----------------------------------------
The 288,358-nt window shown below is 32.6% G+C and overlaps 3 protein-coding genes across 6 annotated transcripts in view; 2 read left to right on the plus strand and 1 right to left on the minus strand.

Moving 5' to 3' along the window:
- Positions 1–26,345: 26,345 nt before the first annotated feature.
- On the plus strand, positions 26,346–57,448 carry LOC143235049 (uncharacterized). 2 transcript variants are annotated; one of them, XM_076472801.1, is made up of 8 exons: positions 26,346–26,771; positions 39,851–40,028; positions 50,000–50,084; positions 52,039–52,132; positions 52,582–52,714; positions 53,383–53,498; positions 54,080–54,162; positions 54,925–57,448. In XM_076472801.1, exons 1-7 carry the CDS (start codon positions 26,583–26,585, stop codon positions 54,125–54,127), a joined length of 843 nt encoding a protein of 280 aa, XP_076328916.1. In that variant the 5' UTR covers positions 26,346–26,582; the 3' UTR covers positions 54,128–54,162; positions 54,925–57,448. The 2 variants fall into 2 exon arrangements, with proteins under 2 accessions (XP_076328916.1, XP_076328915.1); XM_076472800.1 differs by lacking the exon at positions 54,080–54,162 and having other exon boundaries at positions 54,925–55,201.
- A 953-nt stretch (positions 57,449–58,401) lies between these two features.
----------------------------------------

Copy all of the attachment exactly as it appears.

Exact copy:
The 288,358-nt window shown below is 32.6% G+C and overlaps 3 protein-coding genes across 6 annotated transcripts in view; 2 read left to right on the plus strand and 1 right to left on the minus strand.

Moving 5' to 3' along the window:
- Positions 1–26,345: 26,345 nt before the first annotated feature.
- On the plus strand, positions 26,346–57,448 carry LOC143235049 (uncharacterized). 2 transcript variants are annotated; one of them, XM_076472801.1, is made up of 8 exons: positions 26,346–26,771; positions 39,851–40,028; positions 50,000–50,084; positions 52,039–52,132; positions 52,582–52,714; positions 53,383–53,498; positions 54,080–54,162; positions 54,925–57,448. In XM_076472801.1, exons 1-7 carry the CDS (start codon positions 26,583–26,585, stop codon positions 54,125–54,127), a joined length of 843 nt encoding a protein of 280 aa, XP_076328916.1. In that variant the 5' UTR covers positions 26,346–26,582; the 3' UTR covers positions 54,128–54,162; positions 54,925–57,448. The 2 variants fall into 2 exon arrangements, with proteins under 2 accessions (XP_076328916.1, XP_076328915.1); XM_076472800.1 differs by lacking the exon at positions 54,080–54,162 and having other exon boundaries at positions 54,925–55,201.
- A 953-nt stretch (positions 57,449–58,401) lies between these two features.